May 5, 2014 report
Thought experiment proposed to reconcile psychological versus thermodynamic arrows of time
(Phys.org) —A pair of physicists has proposed a thought experiment to help reconcile the seeming disparity between the psychological and thermodynamic arrows of time. In their paper published in the journal Physical Review E, Leonard Mlodinow and Todd Brun claim their thought experiment demonstrates that the two seemingly contradictory views of time, must always align.
When ordinary people think about time, they see the past as something that has come before and the future as a great unknown yet to come. We can remember the past, because it has happened already, but not the future, because it hasn't. Physicists, on the other hand see time as able to move either forward or backwards (towards greater entropy), which implies that we should be able to remember events in the future. So, why can't we?
It's because of the way our memories work the two say, and they've created a thought experiment to demonstrate what they mean. Imagine, they write, two chambers connected by an atomic sized tube with a turnstile in it. If there is gas in one of the chambers, individual atoms of it will move through the tube to the other chamber (towards higher entropy) tripping the turnstile as they go, in effect, counting the atoms as they pass by, until both sides have equal numbers of atoms—creating a state of equilibrium.
The authors contend that such a system represents a memory—the counter on the turnstile can be used to demonstrate prior states of the system. But, they say, it can also be used to view memories of the future, but only in one special case—where nothing causes a change to the system. If at any point, they note, something causes any of the atoms (from the future) to deviate from reversing the exact course they took to return from where they came from, preventing the restoration of the original configuration, then the system will be move from higher entropy to lower. That would suggest that such a memory system, like our own, can only be used as a one way arrow representing time. And that, the authors note, violates the very definition of a memory. The reason we can't remember future events is because we have faulty memories.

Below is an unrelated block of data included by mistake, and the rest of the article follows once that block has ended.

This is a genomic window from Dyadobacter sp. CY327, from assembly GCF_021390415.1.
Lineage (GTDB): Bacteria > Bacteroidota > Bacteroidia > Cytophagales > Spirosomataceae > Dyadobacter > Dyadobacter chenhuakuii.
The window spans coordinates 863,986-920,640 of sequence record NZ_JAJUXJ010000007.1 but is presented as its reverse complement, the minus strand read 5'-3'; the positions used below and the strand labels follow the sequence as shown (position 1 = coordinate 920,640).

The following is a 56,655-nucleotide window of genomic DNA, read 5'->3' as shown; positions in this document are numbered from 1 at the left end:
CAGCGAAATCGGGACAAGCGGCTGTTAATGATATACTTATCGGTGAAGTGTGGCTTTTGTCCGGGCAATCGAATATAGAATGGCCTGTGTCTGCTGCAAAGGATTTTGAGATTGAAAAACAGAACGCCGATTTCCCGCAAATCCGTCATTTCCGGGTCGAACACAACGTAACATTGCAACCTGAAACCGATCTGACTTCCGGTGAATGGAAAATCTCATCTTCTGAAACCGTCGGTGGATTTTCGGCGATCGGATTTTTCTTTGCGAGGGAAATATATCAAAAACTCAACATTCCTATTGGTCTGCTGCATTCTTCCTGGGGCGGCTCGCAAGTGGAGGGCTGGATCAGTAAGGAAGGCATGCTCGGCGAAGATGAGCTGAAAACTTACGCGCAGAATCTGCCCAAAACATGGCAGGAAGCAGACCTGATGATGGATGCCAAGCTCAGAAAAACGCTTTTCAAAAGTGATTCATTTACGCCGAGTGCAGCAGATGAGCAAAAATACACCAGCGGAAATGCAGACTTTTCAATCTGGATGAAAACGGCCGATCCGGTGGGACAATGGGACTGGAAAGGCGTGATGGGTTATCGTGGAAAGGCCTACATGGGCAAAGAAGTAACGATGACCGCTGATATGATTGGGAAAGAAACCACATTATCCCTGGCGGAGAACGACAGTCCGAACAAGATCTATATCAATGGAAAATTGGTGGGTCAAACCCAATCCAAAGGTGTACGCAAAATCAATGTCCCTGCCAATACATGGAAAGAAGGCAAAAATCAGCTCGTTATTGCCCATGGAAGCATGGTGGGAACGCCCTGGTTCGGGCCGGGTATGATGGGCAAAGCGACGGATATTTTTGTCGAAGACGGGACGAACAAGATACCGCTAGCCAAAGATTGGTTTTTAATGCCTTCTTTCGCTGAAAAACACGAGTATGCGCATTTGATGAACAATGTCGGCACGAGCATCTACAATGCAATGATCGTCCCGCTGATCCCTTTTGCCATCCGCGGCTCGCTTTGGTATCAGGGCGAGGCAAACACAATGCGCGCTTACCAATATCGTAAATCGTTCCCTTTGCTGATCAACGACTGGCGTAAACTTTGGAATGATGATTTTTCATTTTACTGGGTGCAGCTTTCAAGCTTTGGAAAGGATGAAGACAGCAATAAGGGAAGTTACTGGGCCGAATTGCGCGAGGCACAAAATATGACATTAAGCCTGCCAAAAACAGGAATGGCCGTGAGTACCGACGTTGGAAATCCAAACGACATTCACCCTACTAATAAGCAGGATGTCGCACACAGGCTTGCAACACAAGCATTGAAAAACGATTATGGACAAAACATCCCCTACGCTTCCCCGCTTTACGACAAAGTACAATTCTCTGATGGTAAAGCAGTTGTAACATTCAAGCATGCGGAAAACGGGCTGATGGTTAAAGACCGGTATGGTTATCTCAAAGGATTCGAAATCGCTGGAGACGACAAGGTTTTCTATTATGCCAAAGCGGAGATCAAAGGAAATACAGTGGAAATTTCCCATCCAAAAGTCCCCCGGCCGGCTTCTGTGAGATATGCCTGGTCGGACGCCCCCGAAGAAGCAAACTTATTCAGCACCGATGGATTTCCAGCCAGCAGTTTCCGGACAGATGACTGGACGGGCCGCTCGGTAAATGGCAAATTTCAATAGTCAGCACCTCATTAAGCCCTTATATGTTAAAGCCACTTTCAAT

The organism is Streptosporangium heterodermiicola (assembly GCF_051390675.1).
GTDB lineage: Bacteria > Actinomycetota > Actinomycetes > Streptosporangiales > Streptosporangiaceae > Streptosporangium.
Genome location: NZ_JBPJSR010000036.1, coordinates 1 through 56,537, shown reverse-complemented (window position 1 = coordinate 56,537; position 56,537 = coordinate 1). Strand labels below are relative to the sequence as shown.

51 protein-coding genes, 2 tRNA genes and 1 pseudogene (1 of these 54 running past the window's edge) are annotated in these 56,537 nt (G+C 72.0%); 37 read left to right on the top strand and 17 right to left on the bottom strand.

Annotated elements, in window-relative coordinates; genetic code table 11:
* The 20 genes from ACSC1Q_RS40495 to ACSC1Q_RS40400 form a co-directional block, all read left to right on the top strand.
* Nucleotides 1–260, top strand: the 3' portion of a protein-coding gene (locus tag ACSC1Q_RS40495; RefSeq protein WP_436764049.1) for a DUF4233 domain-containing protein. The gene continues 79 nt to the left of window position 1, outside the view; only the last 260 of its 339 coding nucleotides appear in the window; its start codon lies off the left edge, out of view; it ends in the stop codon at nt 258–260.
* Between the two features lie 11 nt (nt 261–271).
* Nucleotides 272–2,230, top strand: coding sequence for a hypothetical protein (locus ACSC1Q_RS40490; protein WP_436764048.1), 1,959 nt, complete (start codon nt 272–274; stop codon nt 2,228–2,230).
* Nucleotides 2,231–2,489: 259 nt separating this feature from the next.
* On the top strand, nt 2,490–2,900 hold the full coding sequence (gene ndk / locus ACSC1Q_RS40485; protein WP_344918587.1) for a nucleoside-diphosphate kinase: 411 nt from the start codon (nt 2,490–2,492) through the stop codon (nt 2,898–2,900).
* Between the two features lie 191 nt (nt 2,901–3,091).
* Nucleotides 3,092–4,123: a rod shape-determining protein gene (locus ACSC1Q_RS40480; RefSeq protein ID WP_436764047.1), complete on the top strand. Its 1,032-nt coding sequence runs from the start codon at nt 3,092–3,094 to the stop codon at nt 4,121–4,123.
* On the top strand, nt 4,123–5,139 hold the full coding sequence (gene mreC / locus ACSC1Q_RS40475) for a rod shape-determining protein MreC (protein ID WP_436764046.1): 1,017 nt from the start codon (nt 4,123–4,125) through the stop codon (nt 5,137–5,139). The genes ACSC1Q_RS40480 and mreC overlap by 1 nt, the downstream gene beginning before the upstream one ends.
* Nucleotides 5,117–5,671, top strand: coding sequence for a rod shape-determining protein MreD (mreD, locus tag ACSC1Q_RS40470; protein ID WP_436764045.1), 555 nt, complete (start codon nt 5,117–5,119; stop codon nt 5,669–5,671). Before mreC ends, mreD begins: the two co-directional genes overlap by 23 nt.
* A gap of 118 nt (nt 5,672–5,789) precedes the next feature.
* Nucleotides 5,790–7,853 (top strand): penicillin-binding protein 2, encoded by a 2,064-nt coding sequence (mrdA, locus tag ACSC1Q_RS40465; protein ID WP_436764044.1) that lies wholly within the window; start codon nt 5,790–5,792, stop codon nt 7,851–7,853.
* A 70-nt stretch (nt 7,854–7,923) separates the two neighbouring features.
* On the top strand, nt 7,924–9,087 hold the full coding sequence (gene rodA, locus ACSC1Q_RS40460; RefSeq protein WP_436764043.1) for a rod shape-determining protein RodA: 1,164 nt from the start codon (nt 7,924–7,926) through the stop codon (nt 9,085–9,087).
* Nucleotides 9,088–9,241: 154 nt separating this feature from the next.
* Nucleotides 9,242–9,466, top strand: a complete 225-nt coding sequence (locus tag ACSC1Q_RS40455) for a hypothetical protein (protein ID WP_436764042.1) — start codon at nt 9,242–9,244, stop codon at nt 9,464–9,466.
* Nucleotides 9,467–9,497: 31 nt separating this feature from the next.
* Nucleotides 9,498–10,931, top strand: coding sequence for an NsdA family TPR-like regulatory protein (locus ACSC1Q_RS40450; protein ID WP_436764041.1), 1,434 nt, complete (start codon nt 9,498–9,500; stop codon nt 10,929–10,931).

In this paper we lay out an argument that generically the psychological arrow of time should align with the thermodynamic arrow of time where that arrow is well defined. This argument applies to any physical system that can act as a memory, in the sense of preserving a record of the state of some other system. This result follows from two principles: the robustness of the thermodynamic arrow of time to small perturbations in the state, and the principle that a memory should not have to be fine-tuned to match the state of the system being recorded. This argument applies even if the memory system itself is completely reversible and nondissipative. We make the argument with a paradigmatic system, and then formulate it more broadly for any system that can be considered a memory. We illustrate these principles for a few other example systems and compare our criteria to earlier treatments of this problem.
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